Moreover, it is not just the student in the relationship who is affected. Other students frequently feel negatively impacted by “consensual” sexual relationships between faculty and students: Whether or not there is favoritism in awarding of grades, financial assistance, or special opportunities, there may be the perception or suspicion of favoritism when a consensual relationship is present. This perception or suspicion can impact the extent to which other students in a class or program choose to apply for such opportunities or the level at which they engage in their program or the class (Hornsby, 2004).

Thus, for both the student in the relationship and for other students in the class or program, the quality of the educational experience is negatively impacted by such relationships.

Note how they start out by stating that “other students frequently feel negatively impacted”, then they end up with “other students” without any qualification, end up negatively impacted.  In any case, even if there were not any student prof romantic relationships, student complaints would continue to be rife in the university re favoritism.  I heard from students throughout my professorial career that  so and so prof gave me a poor grade because he or she does not like me, he favored the X student and I am a Y.  And one of the more frequent charges I heard was that so and so grade was received because my prof was a feminist or the student did not tow the feminist line.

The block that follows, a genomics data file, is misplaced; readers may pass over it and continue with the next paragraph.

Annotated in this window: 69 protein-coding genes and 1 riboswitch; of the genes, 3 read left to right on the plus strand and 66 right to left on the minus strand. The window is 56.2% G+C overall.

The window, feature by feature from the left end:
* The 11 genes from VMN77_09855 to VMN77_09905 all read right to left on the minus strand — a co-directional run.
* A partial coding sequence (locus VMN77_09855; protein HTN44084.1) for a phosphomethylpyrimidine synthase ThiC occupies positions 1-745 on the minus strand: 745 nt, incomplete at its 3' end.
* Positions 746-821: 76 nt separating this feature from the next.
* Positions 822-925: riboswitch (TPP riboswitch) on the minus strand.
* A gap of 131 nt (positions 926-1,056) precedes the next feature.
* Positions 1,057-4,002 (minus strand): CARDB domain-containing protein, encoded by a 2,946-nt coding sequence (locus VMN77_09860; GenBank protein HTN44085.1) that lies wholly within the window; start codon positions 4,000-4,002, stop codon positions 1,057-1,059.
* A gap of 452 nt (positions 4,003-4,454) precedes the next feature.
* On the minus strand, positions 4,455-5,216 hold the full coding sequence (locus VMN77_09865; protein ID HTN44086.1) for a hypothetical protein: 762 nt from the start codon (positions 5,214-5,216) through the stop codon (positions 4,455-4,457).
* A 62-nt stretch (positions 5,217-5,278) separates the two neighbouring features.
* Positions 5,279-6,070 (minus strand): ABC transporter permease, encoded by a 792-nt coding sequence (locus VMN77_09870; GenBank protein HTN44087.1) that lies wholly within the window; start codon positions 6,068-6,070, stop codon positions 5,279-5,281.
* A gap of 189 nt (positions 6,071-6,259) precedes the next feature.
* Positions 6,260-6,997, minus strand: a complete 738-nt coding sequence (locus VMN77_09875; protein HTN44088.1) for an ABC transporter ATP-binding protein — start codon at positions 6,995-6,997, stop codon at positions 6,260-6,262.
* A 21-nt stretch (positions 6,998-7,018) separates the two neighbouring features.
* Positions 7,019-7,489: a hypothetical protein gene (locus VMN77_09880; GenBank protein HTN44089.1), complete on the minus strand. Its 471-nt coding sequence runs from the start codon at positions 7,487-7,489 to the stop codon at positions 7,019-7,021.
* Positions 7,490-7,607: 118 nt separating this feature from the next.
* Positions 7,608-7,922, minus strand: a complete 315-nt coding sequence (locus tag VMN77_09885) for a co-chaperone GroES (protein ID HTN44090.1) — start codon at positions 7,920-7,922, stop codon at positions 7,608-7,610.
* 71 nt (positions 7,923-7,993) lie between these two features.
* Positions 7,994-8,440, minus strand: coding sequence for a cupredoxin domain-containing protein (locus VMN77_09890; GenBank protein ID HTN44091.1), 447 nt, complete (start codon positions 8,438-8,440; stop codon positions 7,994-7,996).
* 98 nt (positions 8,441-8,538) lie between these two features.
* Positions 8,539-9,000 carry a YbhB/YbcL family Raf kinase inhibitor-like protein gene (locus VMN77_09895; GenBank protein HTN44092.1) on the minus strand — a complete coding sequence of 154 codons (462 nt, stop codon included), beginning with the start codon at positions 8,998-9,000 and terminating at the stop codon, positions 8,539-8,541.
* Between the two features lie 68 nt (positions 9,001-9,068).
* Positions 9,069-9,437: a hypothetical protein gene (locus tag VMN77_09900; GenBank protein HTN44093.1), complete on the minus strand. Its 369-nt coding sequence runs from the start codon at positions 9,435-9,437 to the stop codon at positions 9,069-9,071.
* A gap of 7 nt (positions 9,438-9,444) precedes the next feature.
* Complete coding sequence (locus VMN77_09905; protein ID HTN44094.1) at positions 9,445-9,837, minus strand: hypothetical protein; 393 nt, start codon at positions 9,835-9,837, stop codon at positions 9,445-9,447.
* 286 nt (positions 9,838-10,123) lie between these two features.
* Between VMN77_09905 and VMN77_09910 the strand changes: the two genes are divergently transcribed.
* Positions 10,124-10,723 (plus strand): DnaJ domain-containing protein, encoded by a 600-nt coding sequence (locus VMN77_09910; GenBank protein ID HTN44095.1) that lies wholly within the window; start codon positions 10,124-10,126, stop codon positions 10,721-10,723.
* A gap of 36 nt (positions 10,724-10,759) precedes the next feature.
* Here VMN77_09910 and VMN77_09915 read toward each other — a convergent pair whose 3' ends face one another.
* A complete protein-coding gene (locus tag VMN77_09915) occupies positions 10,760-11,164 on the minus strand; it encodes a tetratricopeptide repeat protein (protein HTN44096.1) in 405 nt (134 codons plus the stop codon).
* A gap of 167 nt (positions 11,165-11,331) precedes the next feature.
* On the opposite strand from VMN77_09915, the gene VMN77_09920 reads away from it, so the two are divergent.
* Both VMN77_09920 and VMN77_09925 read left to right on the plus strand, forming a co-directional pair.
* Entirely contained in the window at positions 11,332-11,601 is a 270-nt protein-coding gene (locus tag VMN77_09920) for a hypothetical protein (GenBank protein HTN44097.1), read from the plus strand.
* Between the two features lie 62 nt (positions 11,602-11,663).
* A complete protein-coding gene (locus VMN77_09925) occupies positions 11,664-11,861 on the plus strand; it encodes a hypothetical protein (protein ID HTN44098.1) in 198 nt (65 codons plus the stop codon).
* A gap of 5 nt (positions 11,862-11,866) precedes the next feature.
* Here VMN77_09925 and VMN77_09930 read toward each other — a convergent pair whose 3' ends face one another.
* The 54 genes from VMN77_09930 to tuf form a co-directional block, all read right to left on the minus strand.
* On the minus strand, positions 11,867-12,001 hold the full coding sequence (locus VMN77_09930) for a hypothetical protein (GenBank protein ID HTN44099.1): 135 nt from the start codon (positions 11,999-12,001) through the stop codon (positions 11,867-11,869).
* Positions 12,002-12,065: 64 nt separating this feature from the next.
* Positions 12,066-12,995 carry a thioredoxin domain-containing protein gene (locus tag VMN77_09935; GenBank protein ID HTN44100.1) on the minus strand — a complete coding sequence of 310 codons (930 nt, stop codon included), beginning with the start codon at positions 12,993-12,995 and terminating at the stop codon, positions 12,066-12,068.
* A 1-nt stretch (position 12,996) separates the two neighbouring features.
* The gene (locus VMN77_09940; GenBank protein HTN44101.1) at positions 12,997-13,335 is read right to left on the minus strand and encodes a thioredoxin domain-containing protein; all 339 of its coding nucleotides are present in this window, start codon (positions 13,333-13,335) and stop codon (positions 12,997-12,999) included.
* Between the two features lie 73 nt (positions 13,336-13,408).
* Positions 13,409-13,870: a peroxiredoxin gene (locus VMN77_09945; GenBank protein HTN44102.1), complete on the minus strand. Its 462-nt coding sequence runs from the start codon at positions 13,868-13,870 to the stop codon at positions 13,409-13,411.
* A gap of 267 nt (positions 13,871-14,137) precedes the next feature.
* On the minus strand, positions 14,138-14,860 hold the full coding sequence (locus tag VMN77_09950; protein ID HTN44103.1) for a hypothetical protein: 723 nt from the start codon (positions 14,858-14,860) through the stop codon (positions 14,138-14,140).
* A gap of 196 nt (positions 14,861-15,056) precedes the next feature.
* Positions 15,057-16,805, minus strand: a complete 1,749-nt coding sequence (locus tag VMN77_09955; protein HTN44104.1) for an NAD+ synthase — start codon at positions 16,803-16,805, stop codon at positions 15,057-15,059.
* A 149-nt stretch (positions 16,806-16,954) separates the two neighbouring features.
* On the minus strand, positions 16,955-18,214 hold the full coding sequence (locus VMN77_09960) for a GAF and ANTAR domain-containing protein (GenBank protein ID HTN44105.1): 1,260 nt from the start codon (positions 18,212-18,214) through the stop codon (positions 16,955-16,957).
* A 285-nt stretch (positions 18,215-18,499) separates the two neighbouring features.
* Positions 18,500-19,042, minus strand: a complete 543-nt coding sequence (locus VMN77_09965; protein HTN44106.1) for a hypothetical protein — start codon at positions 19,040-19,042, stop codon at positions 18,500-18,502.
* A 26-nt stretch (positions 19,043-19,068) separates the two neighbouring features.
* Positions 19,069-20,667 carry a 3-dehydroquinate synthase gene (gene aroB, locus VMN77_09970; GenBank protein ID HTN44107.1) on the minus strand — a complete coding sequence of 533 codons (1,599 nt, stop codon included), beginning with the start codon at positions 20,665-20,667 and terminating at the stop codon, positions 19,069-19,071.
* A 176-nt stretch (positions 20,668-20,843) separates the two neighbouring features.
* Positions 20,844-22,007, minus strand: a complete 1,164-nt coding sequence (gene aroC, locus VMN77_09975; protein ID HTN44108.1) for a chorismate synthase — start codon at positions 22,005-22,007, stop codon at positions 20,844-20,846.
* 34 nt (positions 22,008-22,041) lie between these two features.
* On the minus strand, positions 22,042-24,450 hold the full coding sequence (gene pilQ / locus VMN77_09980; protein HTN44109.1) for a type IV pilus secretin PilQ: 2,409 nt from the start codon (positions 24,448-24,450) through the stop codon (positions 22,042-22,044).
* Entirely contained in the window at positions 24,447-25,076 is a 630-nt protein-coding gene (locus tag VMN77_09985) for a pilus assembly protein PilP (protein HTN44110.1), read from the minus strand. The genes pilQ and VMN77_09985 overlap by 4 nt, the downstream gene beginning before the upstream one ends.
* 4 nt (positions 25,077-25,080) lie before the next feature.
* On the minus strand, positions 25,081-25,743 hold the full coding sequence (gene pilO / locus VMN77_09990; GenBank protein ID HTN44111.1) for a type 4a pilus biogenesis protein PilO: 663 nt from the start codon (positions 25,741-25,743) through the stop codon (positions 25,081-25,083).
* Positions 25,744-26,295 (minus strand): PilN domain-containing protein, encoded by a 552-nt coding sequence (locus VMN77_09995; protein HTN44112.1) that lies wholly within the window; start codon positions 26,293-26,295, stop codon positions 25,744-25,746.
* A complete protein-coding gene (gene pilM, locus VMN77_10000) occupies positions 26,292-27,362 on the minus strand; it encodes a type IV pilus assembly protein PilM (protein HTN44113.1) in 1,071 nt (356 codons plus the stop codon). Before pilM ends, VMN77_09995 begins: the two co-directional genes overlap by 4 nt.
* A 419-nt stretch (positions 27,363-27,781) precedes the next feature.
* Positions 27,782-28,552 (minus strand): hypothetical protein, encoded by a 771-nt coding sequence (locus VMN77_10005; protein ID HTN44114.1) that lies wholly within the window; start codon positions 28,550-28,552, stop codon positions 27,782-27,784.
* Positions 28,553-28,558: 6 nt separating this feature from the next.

In addition, in cases where the relationship ends badly, the faculty and staff, and even the reputation of entire programs and departments, can be negatively impacted. This can affect the ability of the institution to recruit and retain both students and faculty, as well as the ability of the institution to raise funding, both public and private, that is essential for continuing success.

Give concrete examples.  Give specific examples from the history of OSU.  If the reputation was effected, such means that this was known by a wider public, but the writers can provide no examples.

Finally, existing research on the prevalence and consequences of consensual sexual relationships supports the assessment, discussed above, of the damage students can suffer as a result. Existing research primarily investigates relationships involving a graduate student and a faculty member, including instructors, advisors, clinical supervisors, and research advisors. There does not appear to be any empirical research regarding consensual relationships between undergraduate students and university faculty or staff, excluding relationships between collegiate athletes and coaches. Almost all existing research focuses on consensual sexual relationships between female students and male faculty or staff members.